Cavalier

Does it every annoy you to meet someone that isn’t confused?  Have you ever met someone that was completely confident in all their assertions?  When I was a boy, it seemed to me that adults knew things.  They didn’t believe things they knew them.  They didn’t seem confused about life to my eyes then, but it was a farce.  The things I was sure of when I was a boy, I am unsure of now.  Odd how deeper knowledge of the world brings not “enlightenment” but an obfuscation.  As I continue to learn about life will I eventually cross through the nebula and find some clear air, where I can rest assured of something?  Or will deeper knowledge always lead to deeper confusion?  Will I just become set in my ways one day when I’m in my 30’s or 40’s?

There are a lot of subjects in life that I’ve adopted a cavalier attitude about.  Most of these subjects are polarizing ones: Christianity & religion-in-general, gay rights, relationships, abortion, politics, etc.  I’m afraid I’ve become something of an “Idea Hipster”.  I rarely agree with the mainstream perspectives on any subject, and I constantly find myself off in the margin.  It’s an alienating feeling.  The most polarizing issues in our society tend to be very, very complex.  How could 314 million (US) people possibly come up with only two different sides?  Everyday I become a little more frustrated with “Bumper Sticker” politics, theology, and ideas-in-general.  There is literally no perspective about life that can be boiled down to fit comfortably into a pithy phrase or quote, but people want to live simple lives and keep clean ideas in their minds.  People want blanket solutions to complex problems, and poetic answers to cosmic questions.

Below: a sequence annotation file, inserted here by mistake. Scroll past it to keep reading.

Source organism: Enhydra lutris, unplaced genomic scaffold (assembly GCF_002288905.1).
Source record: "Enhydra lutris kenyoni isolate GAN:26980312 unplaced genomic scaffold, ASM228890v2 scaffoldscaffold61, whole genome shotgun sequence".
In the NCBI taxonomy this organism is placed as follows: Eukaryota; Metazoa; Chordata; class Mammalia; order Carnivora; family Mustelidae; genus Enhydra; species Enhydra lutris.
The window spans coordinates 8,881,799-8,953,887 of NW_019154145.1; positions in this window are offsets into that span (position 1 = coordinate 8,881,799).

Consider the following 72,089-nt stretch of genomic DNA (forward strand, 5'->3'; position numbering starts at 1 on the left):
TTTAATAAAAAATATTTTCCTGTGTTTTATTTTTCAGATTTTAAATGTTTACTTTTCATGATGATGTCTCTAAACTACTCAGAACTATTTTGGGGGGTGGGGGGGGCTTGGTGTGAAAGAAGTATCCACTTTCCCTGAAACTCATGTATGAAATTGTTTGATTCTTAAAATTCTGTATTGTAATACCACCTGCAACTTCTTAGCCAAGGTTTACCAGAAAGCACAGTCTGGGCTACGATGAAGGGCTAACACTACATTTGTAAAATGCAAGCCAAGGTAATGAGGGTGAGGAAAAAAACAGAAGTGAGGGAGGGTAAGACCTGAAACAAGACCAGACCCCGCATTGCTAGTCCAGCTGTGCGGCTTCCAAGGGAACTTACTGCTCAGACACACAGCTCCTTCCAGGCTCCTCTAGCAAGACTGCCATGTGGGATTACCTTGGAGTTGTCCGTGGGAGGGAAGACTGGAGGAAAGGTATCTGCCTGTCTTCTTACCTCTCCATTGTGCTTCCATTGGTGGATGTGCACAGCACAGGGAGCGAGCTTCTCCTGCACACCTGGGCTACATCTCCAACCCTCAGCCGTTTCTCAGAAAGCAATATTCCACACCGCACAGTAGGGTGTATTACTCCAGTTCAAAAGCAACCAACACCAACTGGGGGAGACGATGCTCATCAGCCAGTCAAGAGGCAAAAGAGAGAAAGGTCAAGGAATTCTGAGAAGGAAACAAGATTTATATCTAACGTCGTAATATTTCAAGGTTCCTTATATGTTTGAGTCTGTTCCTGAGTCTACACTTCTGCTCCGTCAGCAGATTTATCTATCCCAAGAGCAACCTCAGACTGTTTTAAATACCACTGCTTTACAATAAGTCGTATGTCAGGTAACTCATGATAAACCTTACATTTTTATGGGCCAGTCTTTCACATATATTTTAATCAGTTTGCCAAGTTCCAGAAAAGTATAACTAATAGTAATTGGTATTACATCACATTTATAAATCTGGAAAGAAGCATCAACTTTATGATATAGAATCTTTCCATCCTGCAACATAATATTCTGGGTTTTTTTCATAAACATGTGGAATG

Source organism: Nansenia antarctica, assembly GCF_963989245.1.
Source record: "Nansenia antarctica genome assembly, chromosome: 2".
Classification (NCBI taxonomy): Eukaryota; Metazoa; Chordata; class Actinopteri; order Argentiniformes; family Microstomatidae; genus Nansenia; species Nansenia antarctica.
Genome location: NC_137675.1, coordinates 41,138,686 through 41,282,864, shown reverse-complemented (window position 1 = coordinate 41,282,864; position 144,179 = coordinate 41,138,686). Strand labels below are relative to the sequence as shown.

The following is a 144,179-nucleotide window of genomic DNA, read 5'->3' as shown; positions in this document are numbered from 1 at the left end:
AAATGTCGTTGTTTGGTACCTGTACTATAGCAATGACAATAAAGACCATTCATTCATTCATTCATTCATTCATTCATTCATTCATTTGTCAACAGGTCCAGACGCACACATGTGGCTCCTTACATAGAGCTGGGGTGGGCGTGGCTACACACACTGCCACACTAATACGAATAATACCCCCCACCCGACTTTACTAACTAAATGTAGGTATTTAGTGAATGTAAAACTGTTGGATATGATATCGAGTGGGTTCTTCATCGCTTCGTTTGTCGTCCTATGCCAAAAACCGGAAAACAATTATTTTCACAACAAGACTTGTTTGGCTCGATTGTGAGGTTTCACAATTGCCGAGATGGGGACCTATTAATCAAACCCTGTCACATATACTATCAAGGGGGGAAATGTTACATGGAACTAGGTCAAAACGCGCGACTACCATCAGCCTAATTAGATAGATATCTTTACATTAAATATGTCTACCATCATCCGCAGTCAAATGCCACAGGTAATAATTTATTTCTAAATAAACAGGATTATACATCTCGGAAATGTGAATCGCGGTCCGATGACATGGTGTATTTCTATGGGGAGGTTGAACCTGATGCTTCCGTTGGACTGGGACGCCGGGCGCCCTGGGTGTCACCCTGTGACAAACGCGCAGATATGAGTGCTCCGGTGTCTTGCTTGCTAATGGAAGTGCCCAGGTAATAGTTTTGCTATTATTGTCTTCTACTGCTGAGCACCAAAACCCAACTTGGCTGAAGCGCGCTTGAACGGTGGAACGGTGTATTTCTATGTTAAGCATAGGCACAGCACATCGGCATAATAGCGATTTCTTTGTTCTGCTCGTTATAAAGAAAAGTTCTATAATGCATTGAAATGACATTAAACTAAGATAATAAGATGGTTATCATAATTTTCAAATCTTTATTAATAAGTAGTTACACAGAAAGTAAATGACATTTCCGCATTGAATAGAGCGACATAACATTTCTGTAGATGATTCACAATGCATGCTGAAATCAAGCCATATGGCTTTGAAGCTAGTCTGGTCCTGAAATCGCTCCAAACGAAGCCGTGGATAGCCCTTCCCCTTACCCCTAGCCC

The problem, perhaps, is that people aren’t using their imagination.  Is it a new problem?  I don’t know.  Maybe we’ve all stopped using our imagination and allowed the internet, TV and radio to imagine things for us.  Or maybe the world has always been full of people who have never had their paradigms challenged, and have never had to wade through an uncomfortable shift in their perspective.  Shifts in perspective are always uncomfortable, because they don’t often arrive in the form of revelations or epiphanies, but through slow labor and mulling.  It is an aversion to pain and change that keeps men and women from using their imagination, to placing themselves in the positions of others.  Truthfully, though I decry their stubbornness, I understand it completely.  And I do not think I could, in good conscience, ask someone to go through the pain of change, even if that is what is necessary for everyone’s health and sanity. Why? Because, perhaps ironically, I don’t think I would like that myself.  Change is such a voluntary and internal process that even the slightest challenge to a persons point-of-view can cause him/her to go into lock-down mode.

If there did exist a single phrase that could sum up the solution to the all the world’s problems, I think it would be this: “Love Your Neighbor as Yourself”.

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Cynicism

Living next to a city isn’t very fun when the few friends you have don’t ever go outside.  There is so much to see and do – museums, aquariums, memorials, landmarks, concerts, plays, etc.  The more time I spend being a hermit in my room, the dimmer and more dreary my life grows.  Sometimes I just go out alone and see what there is to see, but I rarely enjoy it much.  I don’t like spending that much time with my own mind.  Thinking too much – being far too stoic – is a real problem for me.  The more time I spend with my own mind, the more likely I am to lead myself down a dreary path. I have an inner-slant towards cynicism.